Future Tense

Another 540 Million Facebook Users’ Data Has Been Exposed

Don’t expect news of these serious privacy fouls to stop anytime soon.

Facebook logo displayed on a tablet.
Lionel Bonaventure/AFP/Getty Images

Surprise! Facebook is still a privacy nightmare. The company’s history of porous data sharing continues to haunt both it and us (its fairly helpless users) on the regular. On Wednesday, researchers from the cybersecurity firm UpGuard shared that they found two massive troves of exposed Facebook user data that had been posted publicly on Amazon cloud servers. The data included users’ passwords, names, comments, and likes. The scope of this particular privacy foul from Facebook is tremendous: More than 540 million user records were sitting in plain sight, available to anyone who found them.

The two troves of data came from two different app developers: Cultura Colectiva, a Mexican company that was responsible for the vast majority of the data exposure; and “At the Pool,” an app that’s been defunct since 2014 and had improperly stored records of 22,000 users, including their passwords. Despite being contacted in January by both Amazon and UpGuard, Cultura Colectiva didn’t move to take down the data until Wednesday, when Bloomberg contacted Facebook about the findings. (The data from At the Pool came down during the course of UpGuard’s research.)

This is almost par for the course these days. Facebook is currently in the midst of multiple federal investigations over the Cambridge Analytica scandal that came to a boil about a year ago when it was reported that the voter targeting firm had inappropriately accessed the data of as many as 87 million Facebook users. That led to Facebook suspending hundreds of apps from accessing the social media network, as well as a raft of new privacy rules that restrict how app developers are now allowed to access Facebook user data, but it has not stopped the drip-drip of news that the company’s years of loose habits had come with breach after breach after breach.

Not to mention that it was less than two weeks ago that Brian Krebs reported that Facebook had been storing the passwords of hundreds of millions of Facebook users in plain text accessible to more than 20,000 Facebook employees to see. And it was only last September that Facebook shared its discovery of evidence of a security breach that hit 30 million users—the largest hack in the company’s history. The numbers of people affected by Facebook’s privacy blunders are so large it’s nearly impossible to wrap your head around them: 87 million, 30 million, 540 million—the list goes on. And once user data is exposed, there’s really no way to get it back. It can then be copied and repasted somewhere else in an instant. Even if Facebook works with Amazon to take the exposed personal information down now, that doesn’t mean it hasn’t already been found and posted elsewhere. There’s no putting the toothpaste back in the tube.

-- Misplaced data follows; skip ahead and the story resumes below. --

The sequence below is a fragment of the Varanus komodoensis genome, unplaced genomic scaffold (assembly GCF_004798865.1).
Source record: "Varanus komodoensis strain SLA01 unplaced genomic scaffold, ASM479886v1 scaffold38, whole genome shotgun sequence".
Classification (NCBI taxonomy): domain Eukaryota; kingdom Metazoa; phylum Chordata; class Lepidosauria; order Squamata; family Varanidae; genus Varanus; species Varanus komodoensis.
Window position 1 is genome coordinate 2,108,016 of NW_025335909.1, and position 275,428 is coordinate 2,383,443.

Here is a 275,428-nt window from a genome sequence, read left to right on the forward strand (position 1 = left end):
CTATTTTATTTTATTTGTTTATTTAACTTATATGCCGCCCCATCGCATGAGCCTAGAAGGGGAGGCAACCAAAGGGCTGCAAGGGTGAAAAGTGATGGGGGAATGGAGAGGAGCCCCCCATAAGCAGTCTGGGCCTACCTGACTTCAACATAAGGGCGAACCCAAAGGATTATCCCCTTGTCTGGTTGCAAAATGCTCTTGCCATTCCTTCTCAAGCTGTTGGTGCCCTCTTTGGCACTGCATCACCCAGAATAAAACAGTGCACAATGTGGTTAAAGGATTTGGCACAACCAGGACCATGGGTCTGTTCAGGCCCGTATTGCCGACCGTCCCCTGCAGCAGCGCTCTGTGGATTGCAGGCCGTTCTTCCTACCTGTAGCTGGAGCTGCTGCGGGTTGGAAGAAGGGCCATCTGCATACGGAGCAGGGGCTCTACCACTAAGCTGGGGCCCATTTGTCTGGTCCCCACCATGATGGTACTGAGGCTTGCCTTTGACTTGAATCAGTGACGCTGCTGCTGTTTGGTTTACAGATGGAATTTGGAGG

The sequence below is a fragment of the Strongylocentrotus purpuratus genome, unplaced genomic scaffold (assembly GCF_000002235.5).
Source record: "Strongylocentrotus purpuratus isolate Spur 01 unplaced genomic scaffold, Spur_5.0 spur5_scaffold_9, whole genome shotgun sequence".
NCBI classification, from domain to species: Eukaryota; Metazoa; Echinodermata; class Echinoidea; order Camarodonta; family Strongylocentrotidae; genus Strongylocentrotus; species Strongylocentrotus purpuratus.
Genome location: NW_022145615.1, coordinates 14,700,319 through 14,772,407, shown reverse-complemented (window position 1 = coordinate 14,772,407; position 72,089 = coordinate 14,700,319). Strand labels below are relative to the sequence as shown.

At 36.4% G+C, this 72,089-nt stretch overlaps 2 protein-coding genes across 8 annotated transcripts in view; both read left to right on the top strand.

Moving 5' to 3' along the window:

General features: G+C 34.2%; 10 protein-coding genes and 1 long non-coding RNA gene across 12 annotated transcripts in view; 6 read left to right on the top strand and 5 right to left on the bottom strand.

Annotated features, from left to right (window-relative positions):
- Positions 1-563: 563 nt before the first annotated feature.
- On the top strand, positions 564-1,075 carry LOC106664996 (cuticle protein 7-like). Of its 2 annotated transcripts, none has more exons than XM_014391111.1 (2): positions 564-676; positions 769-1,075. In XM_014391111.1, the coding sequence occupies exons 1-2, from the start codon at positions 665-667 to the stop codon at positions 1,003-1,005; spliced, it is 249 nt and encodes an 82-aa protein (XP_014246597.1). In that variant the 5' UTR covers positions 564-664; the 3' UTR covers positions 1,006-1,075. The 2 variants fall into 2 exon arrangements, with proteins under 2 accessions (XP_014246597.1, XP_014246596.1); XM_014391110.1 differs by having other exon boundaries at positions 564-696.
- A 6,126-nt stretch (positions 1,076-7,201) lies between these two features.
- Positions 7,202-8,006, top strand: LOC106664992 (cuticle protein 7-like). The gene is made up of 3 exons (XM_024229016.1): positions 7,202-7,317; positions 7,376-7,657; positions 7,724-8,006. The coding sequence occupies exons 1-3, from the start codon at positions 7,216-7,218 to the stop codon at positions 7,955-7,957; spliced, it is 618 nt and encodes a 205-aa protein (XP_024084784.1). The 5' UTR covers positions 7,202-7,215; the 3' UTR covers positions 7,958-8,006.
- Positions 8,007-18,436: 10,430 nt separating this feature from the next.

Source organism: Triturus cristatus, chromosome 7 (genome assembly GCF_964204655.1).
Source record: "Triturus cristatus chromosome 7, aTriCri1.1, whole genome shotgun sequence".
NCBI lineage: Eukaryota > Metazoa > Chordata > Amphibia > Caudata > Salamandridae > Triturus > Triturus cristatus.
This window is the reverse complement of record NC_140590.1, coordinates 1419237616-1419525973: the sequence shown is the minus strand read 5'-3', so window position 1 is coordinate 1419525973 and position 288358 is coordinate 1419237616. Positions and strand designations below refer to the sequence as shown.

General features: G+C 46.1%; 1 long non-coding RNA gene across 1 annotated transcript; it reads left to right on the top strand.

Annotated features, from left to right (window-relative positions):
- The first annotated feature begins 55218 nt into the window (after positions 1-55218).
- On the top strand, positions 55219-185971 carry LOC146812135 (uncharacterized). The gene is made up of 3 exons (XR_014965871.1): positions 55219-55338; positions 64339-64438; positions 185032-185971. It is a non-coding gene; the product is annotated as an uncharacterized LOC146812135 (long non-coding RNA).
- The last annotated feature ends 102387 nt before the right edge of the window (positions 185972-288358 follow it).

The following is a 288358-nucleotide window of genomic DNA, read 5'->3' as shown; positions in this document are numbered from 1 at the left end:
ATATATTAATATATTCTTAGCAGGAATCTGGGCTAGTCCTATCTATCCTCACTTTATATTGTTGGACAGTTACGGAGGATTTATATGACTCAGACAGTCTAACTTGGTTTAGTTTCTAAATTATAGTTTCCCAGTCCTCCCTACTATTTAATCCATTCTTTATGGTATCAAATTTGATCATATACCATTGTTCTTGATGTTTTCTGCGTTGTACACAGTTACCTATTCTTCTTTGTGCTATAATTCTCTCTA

Facebook has more than 2.2 billion users, but the company is grappling with hundreds of millions of compromised accounts. That’s no small percentage. There’s a good chance that you or someone you know has been dragged into this privacy nightmare. So the questions that are likely on a lot of users’ minds are: What is there to do? And will this just keep happening forever?

Right now, there’s no comprehensive federal data privacy law in the U.S.—or even a federal requirement for companies to notify users if they’ve been swept up in a data breach or other violation of privacy wherein their data was improperly handled. There have been some proposals in Congress that would impose requirements on how platforms handle user data, but at the moment there’s no piece of legislation that a ton of lawmakers are rallying behind. In California, the strictest privacy law in the country was passed last year, and the details of its implementation are currently being debated before it goes into effect next year. Tech industry lobbyists have been pushing a version of privacy legislation that they feel comfortable with, which would preempt state laws, since last summer. Without any strong legal prohibitions against treating sensitive user data like Halloween candy to be handed out and traded with friends, there’s a strong chance that these kinds of privacy breaches will only continue. And it’s hard to know exactly how these breaches harm users. Yes, they make people vulnerable to identity theft or pernicious ad targeting based on their likes and interests. But the fallout may be way worse than we even know yet.

So at the moment, short of deleting Facebook—which wouldn’t even protect you from being tracked by Facebook’s massive online ad ecosystem or from damage done in the past—the best users can do is change their passwords and go through all their privacy settings and connected apps to better lock down their accounts. Otherwise, if you think that Facebook and other tech companies should be subject to laws that force them to treat user data responsibly, the best you can do is let your elected officials know.

Offline, we get to lock the doors to our homes and cars and use passwords to protect our phones. Online, where we live so much of our lives, we have to trust private companies to keep us locked down. The problem is that when it comes to Facebook, at least, that’s not happening.

Future Tense is a partnership of Slate, New America, and Arizona State University that examines emerging technologies, public policy, and society.